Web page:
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Thread: Counting in Reprt (2000)

20031024, 15:24 #1
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Counting in Reprt (2000)
I hope I can explain what I am doing. I am using a totals query that is grouped by district, then by Client Number.
I am counting fields A, B, C, D,E, F, G, H which have A's, B's etc as their data. The A,B,C etc fields could have a number like 1, 20, 23 etc Each Client number could have various totals like A 4, B  30 etc. I took that totals query and put it in another query and in a column next to each of the Countof A, Countof B etc I put a calculation like this: A: IIf([CountOf A]=0," ","A") so that it replaces the count number whatever it may be to a letter. Now I use that query in a report. The report is broken down by District then it has Clients. Now I want a count of all the As, Bs, Cs per district . If there are 10 clients for a district (for example) instead of counting the As, Bs, Cs etc it is giving me a count of the Clients which is 10 for field A, B, C. etc. Field A could have 3 A's but it still counts it by number of clients which is 10. I want a count of 3. How can I get it to count the A's, Bs,Cs etc instead of the Clients. I saved it as Excel thinking I could use CountA in each of the columns but it does the same thing. Even though there are blanks, it counts the number of clients. Help!!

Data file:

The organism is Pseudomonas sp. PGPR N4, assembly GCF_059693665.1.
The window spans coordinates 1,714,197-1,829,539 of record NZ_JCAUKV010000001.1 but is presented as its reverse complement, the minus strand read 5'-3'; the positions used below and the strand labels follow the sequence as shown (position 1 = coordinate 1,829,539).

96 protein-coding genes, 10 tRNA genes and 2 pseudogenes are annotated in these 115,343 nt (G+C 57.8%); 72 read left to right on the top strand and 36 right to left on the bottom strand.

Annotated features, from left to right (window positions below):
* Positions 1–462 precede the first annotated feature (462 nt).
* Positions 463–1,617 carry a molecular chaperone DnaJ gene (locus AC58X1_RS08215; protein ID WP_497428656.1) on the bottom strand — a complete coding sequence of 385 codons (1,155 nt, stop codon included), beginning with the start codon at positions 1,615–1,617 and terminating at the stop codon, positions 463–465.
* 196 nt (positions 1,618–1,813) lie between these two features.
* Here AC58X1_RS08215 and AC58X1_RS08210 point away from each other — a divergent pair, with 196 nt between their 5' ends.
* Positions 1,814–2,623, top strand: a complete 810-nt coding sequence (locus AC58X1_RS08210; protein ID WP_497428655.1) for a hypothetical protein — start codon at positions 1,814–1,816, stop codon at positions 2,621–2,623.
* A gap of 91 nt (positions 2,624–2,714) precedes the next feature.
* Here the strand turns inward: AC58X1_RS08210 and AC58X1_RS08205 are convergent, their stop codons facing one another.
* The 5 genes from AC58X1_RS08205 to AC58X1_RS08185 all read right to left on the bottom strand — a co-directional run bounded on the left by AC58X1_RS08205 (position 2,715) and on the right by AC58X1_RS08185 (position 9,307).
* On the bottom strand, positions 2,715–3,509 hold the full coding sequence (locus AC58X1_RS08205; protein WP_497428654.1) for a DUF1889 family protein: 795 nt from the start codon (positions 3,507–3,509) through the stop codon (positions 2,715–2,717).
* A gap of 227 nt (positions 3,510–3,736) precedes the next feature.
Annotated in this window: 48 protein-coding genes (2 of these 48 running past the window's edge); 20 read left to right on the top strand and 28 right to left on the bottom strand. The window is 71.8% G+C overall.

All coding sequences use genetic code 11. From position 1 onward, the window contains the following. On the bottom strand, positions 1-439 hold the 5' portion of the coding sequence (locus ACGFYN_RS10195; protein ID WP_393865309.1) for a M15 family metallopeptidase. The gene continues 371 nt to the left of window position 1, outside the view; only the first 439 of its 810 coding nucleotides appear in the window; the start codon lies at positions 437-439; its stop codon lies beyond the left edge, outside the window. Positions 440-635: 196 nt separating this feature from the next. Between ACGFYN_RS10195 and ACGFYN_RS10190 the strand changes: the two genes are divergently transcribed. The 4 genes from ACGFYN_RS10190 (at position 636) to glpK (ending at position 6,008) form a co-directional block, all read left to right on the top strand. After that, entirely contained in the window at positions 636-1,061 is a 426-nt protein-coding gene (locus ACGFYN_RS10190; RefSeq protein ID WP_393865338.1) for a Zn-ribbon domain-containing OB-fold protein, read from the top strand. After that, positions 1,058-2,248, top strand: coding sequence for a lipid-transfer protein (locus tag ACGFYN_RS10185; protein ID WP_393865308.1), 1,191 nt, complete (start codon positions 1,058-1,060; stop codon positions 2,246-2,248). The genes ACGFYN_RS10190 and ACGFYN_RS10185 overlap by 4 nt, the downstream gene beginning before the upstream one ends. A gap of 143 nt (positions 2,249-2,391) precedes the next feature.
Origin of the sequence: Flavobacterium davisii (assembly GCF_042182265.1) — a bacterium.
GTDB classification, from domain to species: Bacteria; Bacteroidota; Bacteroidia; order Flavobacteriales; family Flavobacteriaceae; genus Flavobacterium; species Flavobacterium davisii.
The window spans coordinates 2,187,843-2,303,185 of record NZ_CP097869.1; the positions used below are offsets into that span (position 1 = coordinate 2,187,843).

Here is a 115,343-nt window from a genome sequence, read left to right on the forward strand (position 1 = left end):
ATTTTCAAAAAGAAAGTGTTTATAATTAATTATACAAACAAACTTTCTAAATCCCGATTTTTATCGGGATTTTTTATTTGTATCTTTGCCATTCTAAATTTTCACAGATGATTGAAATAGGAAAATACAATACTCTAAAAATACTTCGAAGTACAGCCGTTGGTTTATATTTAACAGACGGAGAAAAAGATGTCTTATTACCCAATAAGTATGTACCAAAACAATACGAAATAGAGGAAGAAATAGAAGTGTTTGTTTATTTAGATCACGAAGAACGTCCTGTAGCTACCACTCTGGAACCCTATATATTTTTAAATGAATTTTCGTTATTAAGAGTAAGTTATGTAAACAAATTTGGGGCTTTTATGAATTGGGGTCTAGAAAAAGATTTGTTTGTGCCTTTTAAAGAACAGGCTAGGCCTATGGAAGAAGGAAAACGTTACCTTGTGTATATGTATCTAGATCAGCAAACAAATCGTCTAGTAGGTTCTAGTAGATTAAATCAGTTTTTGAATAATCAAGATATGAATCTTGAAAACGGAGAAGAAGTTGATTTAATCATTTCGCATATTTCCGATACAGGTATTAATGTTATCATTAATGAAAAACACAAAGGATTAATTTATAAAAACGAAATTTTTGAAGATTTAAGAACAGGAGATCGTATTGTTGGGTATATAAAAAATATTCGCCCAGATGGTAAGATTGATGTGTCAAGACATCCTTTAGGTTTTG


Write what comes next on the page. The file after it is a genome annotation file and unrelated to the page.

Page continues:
20031024, 15:51 #2
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Re: Counting in Reprt (2000)
Use something like
=Abs(Sum([A]="A"))
or
=Abs(Sum([CountOfA]>0))
Explanation: the expressions [A]="A" and [CountOfA]>0 both evaluate to True or False. In fact, these are stored in memory and in tables as 1 and 0. So, if a column has 3 "A"s, the expression will be 1 in 3 cases, and 0 in the rest. By summing this, we get 3. The Abs function removes the minus sign, and we are left with 3, i.e. the number of "A"s.

20031024, 16:11 #3
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Re: Counting in Reprt (2000)
That worked perfectly in Access but unfortunately I have to save that report to Excel. When I save it to Excel that calculation doesn't show up in Excel. Is there a calculation in Excel that uses Abs because if I have to I will count it manually in Excel if the report cannot not be saved to Excel with this calculation.

20031024, 18:08 #4
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Re: Counting in Report (2000)
The Excel ABS worksheet function works the same as VBA Abs() function in Access. It will return the absolute value of a number. Ex: cell A1 has value of 1. The formula =ABS(A1) will return the value 1. When exporting data to Excel, in general, if a function (such as Abs()) returns a numerical value, the data in the spreadsheet will be represented as a number. I usually only export to Excel from either a query or a recordset opened in code, not directly from a report, so I don't know why the calculation isn't being translated in this case.
HTH